Saturday, May 29, 2010


Some say that anticipation is the better part of happiness. I beg to differ. To be sure, opening Christmas presents is rarely as fun as wondering what might be hidden beneath, but that is only because of the disconnect between expectation and reality. If what you want does not measure what you get, of course there will be frustration. And if you expect anything to make you perfectly happy, you will never fail to be sorely disappointed. The trick, then, is to know exactly what you are getting, and the sort of happiness that it is going to give you, before you get it. It is a question of proportion. For instance, a trip to Disneyland is, in the end, going to provide little more than fatigue, expense, and sunburns, but try telling that to a young child. Or, again, a '66 Mustang is hardly going to make adulthood meaningful, but ten thousand mid-life crises would beg to differ. Our lives consist of almost-constant searching for the next missing thing, but we look for the wrong things, and in the wrong places. There are only a handful of things we need. Food? Shelter? Relaxation? No, we're not talking about comfort, here. We're talking about happiness. It's entirely different. What do we need for happiness? Faith. Hope. Love. And that last one is the key. Everything else in life is aimed at that one thing. Then, unlike all other cases, in which expectation always exceeds reality, the reality will simply blow all expectation out of the water. As I said before, it is a question of proportion, and the proportion, here, is the infinite to the finite. How could it not be infinitely better than we could possibly imagine?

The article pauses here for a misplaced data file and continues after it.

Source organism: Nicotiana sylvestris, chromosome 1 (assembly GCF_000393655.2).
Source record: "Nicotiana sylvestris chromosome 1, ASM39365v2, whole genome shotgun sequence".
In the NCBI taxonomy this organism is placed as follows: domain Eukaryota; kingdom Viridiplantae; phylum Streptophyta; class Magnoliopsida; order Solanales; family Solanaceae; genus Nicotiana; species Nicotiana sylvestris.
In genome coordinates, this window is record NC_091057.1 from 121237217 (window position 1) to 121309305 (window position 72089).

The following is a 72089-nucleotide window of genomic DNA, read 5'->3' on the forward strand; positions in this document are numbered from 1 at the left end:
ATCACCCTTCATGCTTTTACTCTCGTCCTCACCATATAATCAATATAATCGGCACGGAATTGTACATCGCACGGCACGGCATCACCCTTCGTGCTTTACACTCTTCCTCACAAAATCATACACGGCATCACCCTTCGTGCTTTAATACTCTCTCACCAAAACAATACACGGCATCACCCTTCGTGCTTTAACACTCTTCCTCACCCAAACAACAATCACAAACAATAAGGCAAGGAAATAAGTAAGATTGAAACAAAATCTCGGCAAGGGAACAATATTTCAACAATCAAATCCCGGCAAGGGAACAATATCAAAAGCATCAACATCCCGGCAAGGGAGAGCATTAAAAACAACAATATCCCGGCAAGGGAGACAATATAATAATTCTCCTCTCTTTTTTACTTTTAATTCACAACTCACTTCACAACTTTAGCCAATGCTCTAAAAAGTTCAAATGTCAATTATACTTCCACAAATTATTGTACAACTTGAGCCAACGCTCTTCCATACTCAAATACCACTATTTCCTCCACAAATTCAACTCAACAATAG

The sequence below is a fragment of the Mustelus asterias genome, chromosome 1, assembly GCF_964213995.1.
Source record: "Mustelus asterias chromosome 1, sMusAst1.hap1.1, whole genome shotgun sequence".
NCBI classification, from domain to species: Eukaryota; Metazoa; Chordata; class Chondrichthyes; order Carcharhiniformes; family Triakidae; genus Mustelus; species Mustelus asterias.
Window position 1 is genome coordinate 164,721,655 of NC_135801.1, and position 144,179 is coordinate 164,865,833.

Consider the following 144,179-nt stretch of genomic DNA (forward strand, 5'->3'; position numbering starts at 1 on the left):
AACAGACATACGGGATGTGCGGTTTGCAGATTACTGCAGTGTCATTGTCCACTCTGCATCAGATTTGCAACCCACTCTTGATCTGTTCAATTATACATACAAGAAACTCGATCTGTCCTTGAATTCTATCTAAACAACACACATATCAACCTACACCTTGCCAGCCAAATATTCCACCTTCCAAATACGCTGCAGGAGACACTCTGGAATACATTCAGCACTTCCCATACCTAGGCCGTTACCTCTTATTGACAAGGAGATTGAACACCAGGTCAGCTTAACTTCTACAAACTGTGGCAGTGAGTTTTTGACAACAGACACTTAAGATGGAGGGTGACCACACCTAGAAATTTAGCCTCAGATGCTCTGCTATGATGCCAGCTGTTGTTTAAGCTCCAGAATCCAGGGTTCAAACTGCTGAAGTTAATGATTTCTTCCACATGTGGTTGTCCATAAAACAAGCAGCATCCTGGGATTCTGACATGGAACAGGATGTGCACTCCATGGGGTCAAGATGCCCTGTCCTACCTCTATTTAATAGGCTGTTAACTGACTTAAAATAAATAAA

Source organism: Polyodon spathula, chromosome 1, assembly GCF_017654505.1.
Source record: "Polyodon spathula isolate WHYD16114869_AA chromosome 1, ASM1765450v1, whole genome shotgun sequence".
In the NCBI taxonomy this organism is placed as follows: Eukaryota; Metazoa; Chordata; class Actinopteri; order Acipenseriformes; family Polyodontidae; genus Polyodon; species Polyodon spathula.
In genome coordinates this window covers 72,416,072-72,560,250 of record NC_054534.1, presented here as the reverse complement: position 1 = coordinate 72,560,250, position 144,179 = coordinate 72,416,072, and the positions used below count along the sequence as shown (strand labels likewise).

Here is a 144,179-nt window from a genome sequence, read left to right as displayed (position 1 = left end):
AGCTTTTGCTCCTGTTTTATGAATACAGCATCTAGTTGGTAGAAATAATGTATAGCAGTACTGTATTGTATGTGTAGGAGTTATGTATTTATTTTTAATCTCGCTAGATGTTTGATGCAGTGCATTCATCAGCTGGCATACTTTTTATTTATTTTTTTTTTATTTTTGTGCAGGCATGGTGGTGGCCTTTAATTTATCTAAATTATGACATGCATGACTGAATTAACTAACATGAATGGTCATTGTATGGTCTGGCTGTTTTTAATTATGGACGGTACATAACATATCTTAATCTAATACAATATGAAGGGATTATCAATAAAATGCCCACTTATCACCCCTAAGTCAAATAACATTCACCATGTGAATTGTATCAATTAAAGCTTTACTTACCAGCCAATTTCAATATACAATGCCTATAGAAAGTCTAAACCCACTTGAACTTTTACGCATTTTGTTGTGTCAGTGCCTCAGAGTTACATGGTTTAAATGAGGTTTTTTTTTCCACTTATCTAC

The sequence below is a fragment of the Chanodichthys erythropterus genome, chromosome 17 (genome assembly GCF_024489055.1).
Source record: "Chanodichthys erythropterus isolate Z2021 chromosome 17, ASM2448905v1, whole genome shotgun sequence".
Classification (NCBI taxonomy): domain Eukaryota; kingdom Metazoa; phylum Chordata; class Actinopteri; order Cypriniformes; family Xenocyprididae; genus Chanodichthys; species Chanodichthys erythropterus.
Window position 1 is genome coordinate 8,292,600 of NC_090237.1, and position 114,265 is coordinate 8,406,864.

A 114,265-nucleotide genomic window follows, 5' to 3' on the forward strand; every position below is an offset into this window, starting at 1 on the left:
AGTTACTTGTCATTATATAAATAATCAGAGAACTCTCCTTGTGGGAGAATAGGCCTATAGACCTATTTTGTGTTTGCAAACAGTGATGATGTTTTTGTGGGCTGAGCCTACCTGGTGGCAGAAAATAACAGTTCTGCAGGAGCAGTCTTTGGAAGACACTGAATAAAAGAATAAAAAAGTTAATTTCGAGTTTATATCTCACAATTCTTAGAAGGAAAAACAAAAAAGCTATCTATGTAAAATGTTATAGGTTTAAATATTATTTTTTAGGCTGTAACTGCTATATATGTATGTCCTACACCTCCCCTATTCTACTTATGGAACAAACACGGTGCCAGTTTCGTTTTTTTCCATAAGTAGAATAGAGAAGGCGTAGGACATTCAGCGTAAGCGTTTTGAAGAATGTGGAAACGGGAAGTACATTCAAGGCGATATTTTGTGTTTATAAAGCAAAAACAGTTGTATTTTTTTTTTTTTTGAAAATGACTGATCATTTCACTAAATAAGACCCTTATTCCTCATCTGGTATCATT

You pass the earth in endless shade,
a burgher of the night,
unvarying by retrograde
or growth, by gloom or light,
and longing, always longing for
some undelivered rite

to draw your drifting feet ashore
and set them on the sand.
The hours that you laid in store
are staler than planned,
and, still, their passage obligates
such rigorous demand

for stoicism. Why the fates
should ask so much of one,
to bind your frail frame with weights
before you had begun,
I cannot know, but offer trade
of two in place of none.

Saturday, May 22, 2010

A Sudden Rain

We planted our annual vegetable garden last Monday. The thick soil, which was, until recently, a rough expanse of dirt clods and horse dung, is now neatly stitched with rows of tomatoes, peppers, cucumbers, and swiss chard. On the way to the garden, it began to rain, and continued well into the evening. We came out of it soaked to the skin, covered from fingers to elbows in mud and manure, and, above all, happy. I'm looking forward to the crops-to-come.

A Sudden Rain

The rain is a welcome relief.
Its steady advance from the clouds
is soft as a fugitive thief
that scatters the spurious crowds,

and on each surprising descent,
the woody perfume of the earth
unfurls. No life is ill-spent
when lived in a waterlogged mirth,

where heavenly stoppers release
such brisk reliquaries of air
and water. What glorious peace
prevails within disrepair,

so long as the wolcen will shed
a radiant torrent of tears
that leavens our indolent bread
and opens our ailing ears.

Saturday, May 15, 2010

Now and Then